Heritage Orchard Conference Presented by U of I as Monthly Webinar Series
News Release | University of Idaho
A pandemic-prompted conversion of plans for another Sandpoint, Idaho-based Heritage Orchard Conference to a virtual format may demonstrate the true reach of the World Wide Web.
More than 150 people, including residents of Canada and New Zealand, registered during the first week since word began to circulate about the nine-month webinar series that begins Aug. 19. The virtual conference is presented by the University of Idaho.
Much of the early interest in the series reflects conference committee members’ use of social media and email, U of I Sandpoint Organic Agriculture Center Manager Kyle Nagy said.
The original plan for the 2020 Heritage Orchard Conference was to hold it in late October or early November as the apple harvest ended. “We wanted to invite people to bring in favorite apples for a big tasting,” Nagy said.
Then the COVID-19 pandemic hit, and the conference organizing committee shifted to accommodate the new reality.
The virtual Heritage Orchard Conference series begins at 10 a.m. Pacific time Wednesday, Aug. 19, with “Sleuthing for Lost Apples: Lessons from the Experts.” The experts include Spokane-based David Benscoter of the Lost Apple Project and John Bunker of the Maine Heritage Orchard with Nagy moderating.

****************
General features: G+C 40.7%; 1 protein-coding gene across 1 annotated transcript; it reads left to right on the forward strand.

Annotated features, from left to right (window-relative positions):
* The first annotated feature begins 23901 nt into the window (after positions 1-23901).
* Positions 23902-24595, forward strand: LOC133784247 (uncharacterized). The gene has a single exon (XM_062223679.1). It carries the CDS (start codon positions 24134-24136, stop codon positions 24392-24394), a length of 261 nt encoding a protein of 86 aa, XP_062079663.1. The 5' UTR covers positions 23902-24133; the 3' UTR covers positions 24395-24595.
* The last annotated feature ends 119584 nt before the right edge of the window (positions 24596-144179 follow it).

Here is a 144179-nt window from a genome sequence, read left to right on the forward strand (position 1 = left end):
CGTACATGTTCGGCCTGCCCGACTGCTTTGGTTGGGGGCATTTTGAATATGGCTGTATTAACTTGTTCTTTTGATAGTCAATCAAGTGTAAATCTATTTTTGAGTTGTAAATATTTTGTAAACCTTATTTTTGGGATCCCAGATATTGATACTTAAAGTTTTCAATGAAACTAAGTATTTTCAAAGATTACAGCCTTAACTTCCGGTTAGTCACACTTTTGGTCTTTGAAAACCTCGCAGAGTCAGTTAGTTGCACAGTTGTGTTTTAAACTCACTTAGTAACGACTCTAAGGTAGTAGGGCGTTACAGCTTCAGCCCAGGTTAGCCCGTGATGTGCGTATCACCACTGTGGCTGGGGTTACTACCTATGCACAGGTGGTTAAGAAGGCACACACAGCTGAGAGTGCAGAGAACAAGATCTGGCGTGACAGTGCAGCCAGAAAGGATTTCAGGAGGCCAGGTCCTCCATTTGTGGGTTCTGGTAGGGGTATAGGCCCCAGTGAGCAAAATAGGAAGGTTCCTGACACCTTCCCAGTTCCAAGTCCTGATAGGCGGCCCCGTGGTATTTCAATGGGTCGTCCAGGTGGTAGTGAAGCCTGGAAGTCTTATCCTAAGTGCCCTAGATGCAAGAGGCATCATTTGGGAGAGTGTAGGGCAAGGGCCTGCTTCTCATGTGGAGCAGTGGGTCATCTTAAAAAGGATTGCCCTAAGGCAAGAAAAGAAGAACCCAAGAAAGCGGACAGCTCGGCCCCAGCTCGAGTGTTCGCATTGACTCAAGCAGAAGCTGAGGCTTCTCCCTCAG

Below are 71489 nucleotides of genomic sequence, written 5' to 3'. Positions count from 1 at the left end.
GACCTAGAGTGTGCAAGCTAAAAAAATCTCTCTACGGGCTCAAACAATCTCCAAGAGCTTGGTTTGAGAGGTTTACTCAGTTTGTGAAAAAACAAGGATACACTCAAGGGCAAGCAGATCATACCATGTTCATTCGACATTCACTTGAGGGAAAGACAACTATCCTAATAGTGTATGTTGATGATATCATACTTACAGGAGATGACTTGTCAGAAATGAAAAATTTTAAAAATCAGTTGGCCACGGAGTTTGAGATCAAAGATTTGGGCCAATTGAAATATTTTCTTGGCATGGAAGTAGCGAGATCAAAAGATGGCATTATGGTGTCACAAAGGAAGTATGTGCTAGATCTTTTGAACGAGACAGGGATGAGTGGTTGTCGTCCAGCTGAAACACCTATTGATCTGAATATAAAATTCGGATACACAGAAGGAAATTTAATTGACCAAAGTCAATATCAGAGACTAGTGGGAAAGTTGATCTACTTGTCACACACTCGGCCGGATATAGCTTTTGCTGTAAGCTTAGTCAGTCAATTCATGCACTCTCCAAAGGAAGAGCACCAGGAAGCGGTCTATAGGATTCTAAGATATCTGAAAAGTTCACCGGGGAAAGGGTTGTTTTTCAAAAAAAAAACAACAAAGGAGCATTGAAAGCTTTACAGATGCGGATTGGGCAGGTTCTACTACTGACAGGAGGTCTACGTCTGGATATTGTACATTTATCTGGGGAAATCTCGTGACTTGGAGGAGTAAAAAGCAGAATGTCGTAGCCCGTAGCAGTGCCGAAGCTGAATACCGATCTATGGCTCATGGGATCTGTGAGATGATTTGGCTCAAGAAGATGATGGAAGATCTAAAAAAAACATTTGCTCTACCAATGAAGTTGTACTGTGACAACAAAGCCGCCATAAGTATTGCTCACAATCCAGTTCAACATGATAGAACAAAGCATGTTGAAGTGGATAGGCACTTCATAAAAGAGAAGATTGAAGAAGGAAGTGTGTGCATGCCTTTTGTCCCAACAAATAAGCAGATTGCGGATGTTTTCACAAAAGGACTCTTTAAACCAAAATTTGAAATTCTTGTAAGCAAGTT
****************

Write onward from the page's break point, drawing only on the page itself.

The series will draw university researchers, orchardists, hobbyists and others. Speakers will include experts from Washington, Oregon, Maine, Wyoming and Montana who will present on Zoom.
Speakers will address apple identification using DNA; apples as we know them today and their historic uses; the histories of apples and people behind them; community-based apple conservation efforts; restoration pruning; grafting techniques; and perennial fruits of California’s Northern Sierra Gold Rush era.
More information about the conference and registration is available online at https://www.uidaho.edu/cals/sandpoint-organic-agriculture-center/conference.
Benscoter presented the keynote presentation for the first Heritage Orchard Conference in May 2019 at the U of I Sandpoint center. He and E.J. Brandt of Troy, Idaho, have worked together and with other apple sleuths for several years in search of apple varieties thought lost to history.
The Lost Apple Project of the Whitman County (Washington) Historical Society reflects the Inland Northwest’s early status as a proving ground for hundreds of apple varieties from around the world.
The U of I became involved when it created the Sandpoint Organic Agriculture Center in 2018 after it acquired the Sandpoint Orchard through a donation from Dennis Pence and his family.
The orchard employs organic agriculture methods to produce 68 variety of apples and pears, raspberries, apricots, plums and cherries.
The orchard’s selection offers just a taste of the 15,000 named apple varieties known from historical records across North America. Some 3,000 varieties remain in production today.
Many heritage apple varieties fell from favor among orchardists because they were difficult to ship or store. Some fell victim to market fads as orchardists tore out old favorites for new hot sellers.